Then things do start to change and it seems the end of the world is at hand. At least, it will be if sassy sixteen year old Annie Collins doesn't help the thirty something government agent who absolutely no-one believes is the reporter he claims to be, to solve the mystery of what the ship wants and what it will do if it doesn't get it.

Annie Collins is the heart of this book. If you don't like her, then the book will just pass you by. Fortunately, she's very likeable. She's open, friendly, preternaturally smart, always has a clever question to ask and is hiding a hugely important secret from just about everyone.

I was smiling almost all the way through this book. I listened to the audiobook version and felt entertained the whole way through.  In addition to being witty, "The Spaceship Next Door" manages to twist a number of tropes around aliens and zombies and the reaction of the military to a space invasion in very clever ways. It makes constant reference to science fiction movies and books and I could almost see the author's gleeful grin in my mind when he managed to include the line, "Take me to your leader."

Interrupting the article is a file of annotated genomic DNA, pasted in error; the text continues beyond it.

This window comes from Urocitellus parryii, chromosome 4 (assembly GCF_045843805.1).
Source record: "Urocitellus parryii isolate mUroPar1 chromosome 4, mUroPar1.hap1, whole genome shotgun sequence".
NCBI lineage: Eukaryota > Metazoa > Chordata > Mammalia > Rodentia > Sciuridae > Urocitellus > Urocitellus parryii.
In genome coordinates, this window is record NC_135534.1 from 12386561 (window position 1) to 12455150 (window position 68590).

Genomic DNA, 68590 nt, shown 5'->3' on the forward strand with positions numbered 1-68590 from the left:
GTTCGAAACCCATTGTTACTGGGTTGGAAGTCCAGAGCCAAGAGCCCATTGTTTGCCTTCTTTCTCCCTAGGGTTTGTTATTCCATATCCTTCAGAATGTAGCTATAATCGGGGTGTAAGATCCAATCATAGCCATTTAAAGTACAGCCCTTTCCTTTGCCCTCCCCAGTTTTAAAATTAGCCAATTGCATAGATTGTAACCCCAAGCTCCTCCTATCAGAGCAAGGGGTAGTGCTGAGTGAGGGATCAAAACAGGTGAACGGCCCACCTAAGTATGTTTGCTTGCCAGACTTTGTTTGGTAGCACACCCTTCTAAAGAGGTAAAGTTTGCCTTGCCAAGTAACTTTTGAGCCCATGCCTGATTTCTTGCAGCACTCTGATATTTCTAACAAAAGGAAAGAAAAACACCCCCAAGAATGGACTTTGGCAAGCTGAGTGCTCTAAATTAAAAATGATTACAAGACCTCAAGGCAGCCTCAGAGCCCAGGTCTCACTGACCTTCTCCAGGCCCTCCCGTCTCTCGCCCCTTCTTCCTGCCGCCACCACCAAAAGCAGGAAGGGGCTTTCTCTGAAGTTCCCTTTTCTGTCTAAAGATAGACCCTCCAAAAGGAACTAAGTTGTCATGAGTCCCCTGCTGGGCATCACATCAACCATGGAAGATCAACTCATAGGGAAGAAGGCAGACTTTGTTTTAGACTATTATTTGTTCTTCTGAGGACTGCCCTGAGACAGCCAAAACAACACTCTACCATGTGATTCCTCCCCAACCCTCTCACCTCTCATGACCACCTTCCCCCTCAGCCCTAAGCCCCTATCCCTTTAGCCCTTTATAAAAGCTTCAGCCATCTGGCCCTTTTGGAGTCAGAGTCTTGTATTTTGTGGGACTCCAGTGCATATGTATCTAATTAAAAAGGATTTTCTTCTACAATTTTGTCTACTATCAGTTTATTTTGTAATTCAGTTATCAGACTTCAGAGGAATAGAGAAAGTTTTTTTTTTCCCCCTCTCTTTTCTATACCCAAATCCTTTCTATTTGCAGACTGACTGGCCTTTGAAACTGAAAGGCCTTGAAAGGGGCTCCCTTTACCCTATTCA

If you're a sci fi fan looking for a smile and a few surprises, come and spend a few hours in Sorrow Falls and let Annie Collins show you around.

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review 2017-07-28 21:22